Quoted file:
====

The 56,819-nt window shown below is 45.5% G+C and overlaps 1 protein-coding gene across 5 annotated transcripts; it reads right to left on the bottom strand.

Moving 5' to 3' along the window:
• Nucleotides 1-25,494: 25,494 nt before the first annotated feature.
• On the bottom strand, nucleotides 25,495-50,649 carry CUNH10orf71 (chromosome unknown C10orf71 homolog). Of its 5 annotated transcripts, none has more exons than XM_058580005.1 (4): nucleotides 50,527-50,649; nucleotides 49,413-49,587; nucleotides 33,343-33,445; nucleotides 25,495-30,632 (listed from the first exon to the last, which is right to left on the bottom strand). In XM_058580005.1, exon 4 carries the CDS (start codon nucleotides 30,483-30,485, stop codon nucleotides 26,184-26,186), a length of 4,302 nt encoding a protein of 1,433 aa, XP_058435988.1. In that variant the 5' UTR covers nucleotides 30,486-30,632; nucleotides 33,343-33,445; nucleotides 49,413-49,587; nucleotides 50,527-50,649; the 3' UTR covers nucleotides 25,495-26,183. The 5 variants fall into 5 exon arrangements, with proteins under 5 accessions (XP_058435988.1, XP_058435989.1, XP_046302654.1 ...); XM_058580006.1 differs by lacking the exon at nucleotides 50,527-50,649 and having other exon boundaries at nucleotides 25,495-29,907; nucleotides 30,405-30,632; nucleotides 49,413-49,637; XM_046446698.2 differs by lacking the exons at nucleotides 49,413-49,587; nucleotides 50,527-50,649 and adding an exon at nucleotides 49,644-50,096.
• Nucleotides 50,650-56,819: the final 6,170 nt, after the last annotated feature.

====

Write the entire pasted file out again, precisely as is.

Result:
The 56,819-nt window shown below is 45.5% G+C and overlaps 1 protein-coding gene across 5 annotated transcripts; it reads right to left on the bottom strand.

Moving 5' to 3' along the window:
• Nucleotides 1-25,494: 25,494 nt before the first annotated feature.
• On the bottom strand, nucleotides 25,495-50,649 carry CUNH10orf71 (chromosome unknown C10orf71 homolog). Of its 5 annotated transcripts, none has more exons than XM_058580005.1 (4): nucleotides 50,527-50,649; nucleotides 49,413-49,587; nucleotides 33,343-33,445; nucleotides 25,495-30,632 (listed from the first exon to the last, which is right to left on the bottom strand). In XM_058580005.1, exon 4 carries the CDS (start codon nucleotides 30,483-30,485, stop codon nucleotides 26,184-26,186), a length of 4,302 nt encoding a protein of 1,433 aa, XP_058435988.1. In that variant the 5' UTR covers nucleotides 30,486-30,632; nucleotides 33,343-33,445; nucleotides 49,413-49,587; nucleotides 50,527-50,649; the 3' UTR covers nucleotides 25,495-26,183. The 5 variants fall into 5 exon arrangements, with proteins under 5 accessions (XP_058435988.1, XP_058435989.1, XP_046302654.1 ...); XM_058580006.1 differs by lacking the exon at nucleotides 50,527-50,649 and having other exon boundaries at nucleotides 25,495-29,907; nucleotides 30,405-30,632; nucleotides 49,413-49,637; XM_046446698.2 differs by lacking the exons at nucleotides 49,413-49,587; nucleotides 50,527-50,649 and adding an exon at nucleotides 49,644-50,096.
• Nucleotides 50,650-56,819: the final 6,170 nt, after the last annotated feature.